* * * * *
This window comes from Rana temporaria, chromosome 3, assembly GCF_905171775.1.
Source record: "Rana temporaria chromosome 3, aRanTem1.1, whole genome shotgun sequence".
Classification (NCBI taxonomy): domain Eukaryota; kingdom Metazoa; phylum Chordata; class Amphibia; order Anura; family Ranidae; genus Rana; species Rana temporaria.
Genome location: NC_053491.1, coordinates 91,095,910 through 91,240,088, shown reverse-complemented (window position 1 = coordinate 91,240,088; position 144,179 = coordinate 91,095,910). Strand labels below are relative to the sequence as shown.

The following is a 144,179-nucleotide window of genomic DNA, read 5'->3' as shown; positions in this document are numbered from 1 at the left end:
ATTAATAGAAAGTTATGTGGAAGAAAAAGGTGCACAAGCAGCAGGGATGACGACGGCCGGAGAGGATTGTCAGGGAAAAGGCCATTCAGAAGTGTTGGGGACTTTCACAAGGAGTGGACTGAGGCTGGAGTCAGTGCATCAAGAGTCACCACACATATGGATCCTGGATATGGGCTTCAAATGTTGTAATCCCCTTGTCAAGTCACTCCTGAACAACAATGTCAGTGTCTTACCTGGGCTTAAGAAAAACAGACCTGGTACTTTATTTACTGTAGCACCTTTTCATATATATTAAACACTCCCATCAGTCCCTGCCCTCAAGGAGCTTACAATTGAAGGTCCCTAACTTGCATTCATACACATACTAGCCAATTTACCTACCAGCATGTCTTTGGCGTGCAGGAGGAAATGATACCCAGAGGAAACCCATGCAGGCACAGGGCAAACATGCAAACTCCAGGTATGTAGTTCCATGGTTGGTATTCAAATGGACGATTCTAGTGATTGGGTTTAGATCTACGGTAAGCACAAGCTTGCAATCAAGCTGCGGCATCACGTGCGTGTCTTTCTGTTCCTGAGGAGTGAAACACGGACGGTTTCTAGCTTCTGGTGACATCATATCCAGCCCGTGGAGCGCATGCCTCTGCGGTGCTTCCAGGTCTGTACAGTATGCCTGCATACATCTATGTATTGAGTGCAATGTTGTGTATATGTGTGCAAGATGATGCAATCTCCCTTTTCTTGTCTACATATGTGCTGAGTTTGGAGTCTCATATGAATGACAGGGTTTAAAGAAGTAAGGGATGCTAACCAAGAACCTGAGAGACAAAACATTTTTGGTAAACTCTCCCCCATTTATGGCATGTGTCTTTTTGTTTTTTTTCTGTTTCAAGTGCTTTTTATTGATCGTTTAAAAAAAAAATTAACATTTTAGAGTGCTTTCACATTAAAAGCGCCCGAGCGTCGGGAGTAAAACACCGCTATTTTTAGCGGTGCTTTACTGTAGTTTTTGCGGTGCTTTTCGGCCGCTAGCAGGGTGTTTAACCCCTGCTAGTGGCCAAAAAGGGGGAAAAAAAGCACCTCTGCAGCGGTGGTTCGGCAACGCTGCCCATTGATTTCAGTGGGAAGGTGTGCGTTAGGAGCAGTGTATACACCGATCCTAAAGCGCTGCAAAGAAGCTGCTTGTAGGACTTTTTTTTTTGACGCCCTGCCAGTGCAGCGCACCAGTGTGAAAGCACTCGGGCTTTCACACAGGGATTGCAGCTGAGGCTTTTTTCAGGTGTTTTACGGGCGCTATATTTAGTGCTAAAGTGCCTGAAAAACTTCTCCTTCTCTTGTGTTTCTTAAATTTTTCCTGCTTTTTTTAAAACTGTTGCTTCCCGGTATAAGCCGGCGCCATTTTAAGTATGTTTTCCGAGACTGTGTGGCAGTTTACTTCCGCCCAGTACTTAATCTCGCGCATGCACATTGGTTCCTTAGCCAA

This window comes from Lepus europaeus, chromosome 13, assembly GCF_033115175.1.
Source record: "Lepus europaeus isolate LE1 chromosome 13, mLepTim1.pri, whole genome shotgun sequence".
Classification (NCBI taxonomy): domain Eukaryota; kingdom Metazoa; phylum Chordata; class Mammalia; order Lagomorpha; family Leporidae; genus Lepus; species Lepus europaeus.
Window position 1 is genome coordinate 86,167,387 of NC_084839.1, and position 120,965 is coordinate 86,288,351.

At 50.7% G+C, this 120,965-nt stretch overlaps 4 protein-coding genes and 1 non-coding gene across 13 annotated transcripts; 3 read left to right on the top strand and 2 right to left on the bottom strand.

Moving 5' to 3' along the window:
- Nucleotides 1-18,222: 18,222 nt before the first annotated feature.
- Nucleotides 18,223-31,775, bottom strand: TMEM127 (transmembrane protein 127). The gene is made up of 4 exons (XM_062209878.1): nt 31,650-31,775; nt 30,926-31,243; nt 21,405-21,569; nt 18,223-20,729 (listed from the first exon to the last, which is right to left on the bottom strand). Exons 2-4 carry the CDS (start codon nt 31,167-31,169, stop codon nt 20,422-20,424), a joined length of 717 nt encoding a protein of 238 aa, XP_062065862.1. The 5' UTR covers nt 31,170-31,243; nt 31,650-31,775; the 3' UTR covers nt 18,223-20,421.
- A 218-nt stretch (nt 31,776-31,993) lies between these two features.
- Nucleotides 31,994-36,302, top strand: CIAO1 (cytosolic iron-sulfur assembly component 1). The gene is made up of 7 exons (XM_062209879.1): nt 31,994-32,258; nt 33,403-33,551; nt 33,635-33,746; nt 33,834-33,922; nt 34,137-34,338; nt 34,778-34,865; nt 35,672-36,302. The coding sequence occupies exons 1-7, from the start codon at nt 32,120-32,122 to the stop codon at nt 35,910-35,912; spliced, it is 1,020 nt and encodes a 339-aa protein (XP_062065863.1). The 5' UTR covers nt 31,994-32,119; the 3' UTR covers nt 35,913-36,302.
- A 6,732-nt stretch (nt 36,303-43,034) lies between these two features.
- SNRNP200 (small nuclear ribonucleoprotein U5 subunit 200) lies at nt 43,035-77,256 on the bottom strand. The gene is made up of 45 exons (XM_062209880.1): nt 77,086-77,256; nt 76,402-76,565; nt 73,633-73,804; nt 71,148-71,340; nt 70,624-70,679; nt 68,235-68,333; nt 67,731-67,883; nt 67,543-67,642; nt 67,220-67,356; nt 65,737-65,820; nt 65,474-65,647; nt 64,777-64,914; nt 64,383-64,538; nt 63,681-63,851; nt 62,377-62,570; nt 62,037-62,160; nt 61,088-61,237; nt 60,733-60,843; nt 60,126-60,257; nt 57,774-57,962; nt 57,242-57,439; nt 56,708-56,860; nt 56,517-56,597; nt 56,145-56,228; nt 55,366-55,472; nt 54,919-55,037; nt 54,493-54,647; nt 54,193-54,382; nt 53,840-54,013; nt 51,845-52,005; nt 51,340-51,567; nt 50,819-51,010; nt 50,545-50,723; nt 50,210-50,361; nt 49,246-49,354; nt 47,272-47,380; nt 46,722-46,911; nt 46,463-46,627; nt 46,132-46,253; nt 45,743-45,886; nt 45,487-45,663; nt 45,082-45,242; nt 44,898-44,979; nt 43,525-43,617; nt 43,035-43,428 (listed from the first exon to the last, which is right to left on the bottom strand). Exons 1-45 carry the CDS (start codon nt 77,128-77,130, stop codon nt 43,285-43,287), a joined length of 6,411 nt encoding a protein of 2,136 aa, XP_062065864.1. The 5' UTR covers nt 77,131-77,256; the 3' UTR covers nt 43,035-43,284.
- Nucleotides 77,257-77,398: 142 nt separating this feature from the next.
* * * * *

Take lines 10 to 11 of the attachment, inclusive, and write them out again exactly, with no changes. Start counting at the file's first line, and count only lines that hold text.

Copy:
Window position 1 is genome coordinate 86,167,387 of NC_084839.1, and position 120,965 is coordinate 86,288,351.

At 50.7% G+C, this 120,965-nt stretch overlaps 4 protein-coding genes and 1 non-coding gene across 13 annotated transcripts; 3 read left to right on the top strand and 2 right to left on the bottom strand.